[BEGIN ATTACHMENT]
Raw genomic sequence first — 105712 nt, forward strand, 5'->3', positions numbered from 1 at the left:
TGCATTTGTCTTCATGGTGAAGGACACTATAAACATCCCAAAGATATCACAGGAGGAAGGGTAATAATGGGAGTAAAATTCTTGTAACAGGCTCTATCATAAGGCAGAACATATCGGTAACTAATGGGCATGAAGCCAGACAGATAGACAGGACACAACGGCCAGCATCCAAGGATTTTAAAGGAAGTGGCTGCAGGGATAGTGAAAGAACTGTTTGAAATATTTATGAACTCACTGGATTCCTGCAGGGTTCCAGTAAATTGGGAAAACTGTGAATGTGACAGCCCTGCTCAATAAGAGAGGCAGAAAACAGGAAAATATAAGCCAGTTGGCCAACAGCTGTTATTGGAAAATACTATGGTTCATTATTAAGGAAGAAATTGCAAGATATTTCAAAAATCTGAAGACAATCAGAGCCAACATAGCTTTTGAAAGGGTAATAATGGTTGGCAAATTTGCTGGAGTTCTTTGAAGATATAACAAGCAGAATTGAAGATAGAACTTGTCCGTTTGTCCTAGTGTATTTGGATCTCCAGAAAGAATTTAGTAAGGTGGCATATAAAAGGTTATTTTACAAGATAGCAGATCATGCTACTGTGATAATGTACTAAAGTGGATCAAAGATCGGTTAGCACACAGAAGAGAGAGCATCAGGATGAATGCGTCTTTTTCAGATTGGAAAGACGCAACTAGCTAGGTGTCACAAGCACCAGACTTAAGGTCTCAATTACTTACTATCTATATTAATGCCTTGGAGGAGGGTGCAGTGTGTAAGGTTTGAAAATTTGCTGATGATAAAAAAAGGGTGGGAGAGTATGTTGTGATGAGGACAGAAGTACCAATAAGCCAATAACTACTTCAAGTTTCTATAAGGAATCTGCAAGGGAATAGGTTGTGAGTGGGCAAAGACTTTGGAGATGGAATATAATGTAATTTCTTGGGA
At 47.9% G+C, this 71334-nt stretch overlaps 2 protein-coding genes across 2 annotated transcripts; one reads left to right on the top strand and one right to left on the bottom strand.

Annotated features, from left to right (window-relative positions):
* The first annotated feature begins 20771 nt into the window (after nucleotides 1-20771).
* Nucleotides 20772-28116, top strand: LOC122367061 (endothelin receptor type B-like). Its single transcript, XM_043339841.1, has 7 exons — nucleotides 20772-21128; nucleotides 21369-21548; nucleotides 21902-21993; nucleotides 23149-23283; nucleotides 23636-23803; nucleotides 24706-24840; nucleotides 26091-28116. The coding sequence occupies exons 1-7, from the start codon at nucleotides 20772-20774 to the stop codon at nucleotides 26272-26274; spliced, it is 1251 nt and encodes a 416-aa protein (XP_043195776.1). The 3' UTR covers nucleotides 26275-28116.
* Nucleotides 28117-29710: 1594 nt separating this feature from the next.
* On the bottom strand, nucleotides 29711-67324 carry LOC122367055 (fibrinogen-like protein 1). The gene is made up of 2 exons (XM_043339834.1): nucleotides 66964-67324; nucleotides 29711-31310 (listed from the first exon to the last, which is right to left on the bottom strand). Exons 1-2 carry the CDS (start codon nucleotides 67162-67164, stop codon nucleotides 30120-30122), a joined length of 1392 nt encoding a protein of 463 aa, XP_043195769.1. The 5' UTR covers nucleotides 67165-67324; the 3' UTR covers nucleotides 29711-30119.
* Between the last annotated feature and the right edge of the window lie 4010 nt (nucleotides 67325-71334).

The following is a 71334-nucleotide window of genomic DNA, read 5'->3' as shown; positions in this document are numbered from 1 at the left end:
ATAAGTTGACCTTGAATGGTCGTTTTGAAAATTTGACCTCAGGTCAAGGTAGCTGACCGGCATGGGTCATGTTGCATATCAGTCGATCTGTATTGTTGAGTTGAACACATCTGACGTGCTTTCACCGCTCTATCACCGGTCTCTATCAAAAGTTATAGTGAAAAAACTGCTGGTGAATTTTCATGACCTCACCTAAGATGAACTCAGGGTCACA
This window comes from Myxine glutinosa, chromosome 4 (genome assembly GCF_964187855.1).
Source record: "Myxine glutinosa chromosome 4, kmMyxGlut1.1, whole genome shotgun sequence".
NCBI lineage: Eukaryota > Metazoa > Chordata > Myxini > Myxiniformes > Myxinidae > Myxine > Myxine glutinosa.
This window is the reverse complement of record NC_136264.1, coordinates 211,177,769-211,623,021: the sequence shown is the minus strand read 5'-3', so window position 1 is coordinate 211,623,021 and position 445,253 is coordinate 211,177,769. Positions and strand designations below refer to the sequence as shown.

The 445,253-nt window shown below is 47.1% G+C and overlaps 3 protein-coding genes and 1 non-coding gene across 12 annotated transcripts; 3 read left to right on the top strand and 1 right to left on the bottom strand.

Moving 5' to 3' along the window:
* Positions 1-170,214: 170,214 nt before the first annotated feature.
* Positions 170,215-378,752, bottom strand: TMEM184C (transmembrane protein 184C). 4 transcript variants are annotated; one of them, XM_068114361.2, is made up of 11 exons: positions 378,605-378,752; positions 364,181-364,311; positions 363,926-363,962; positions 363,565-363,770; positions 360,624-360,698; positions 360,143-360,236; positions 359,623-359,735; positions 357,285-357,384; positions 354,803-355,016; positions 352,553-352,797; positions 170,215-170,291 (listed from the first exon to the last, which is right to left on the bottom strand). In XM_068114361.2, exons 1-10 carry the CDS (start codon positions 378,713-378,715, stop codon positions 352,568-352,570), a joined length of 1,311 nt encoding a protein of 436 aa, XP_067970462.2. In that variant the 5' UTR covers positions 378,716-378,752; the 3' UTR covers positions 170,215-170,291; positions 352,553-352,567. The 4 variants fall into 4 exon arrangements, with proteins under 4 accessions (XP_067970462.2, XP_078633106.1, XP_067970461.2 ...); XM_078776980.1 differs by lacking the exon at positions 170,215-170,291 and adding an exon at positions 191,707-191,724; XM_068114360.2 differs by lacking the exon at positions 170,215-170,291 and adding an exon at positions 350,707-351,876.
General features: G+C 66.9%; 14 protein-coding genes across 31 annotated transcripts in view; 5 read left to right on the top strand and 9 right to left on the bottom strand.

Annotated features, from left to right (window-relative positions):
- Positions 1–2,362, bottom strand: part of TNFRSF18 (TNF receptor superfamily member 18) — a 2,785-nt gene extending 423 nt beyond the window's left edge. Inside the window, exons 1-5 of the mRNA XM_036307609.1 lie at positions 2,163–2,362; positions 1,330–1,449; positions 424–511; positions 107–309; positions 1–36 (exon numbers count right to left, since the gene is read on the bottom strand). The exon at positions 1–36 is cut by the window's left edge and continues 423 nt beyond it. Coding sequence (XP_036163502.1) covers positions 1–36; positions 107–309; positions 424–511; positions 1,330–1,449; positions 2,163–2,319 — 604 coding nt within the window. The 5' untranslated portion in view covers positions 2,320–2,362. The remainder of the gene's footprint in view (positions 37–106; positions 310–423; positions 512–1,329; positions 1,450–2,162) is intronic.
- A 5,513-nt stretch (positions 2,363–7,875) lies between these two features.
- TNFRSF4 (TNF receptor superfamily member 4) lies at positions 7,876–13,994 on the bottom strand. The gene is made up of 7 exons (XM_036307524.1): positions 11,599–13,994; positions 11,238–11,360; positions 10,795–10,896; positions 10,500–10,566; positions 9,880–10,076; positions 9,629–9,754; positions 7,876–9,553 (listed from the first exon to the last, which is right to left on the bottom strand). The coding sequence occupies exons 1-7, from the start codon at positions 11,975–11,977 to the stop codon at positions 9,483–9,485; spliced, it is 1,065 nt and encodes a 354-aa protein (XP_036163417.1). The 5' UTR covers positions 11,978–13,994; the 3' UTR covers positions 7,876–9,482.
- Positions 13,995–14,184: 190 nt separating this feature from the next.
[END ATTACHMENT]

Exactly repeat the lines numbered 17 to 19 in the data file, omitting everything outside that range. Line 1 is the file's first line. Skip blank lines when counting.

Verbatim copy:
Moving 5' to 3' along the window:
* Positions 1-170,214: 170,214 nt before the first annotated feature.
* Positions 170,215-378,752, bottom strand: TMEM184C (transmembrane protein 184C). 4 transcript variants are annotated; one of them, XM_068114361.2, is made up of 11 exons: positions 378,605-378,752; positions 364,181-364,311; positions 363,926-363,962; positions 363,565-363,770; positions 360,624-360,698; positions 360,143-360,236; positions 359,623-359,735; positions 357,285-357,384; positions 354,803-355,016; positions 352,553-352,797; positions 170,215-170,291 (listed from the first exon to the last, which is right to left on the bottom strand). In XM_068114361.2, exons 1-10 carry the CDS (start codon positions 378,713-378,715, stop codon positions 352,568-352,570), a joined length of 1,311 nt encoding a protein of 436 aa, XP_067970462.2. In that variant the 5' UTR covers positions 378,716-378,752; the 3' UTR covers positions 170,215-170,291; positions 352,553-352,567. The 4 variants fall into 4 exon arrangements, with proteins under 4 accessions (XP_067970462.2, XP_078633106.1, XP_067970461.2 ...); XM_078776980.1 differs by lacking the exon at positions 170,215-170,291 and adding an exon at positions 191,707-191,724; XM_068114360.2 differs by lacking the exon at positions 170,215-170,291 and adding an exon at positions 350,707-351,876.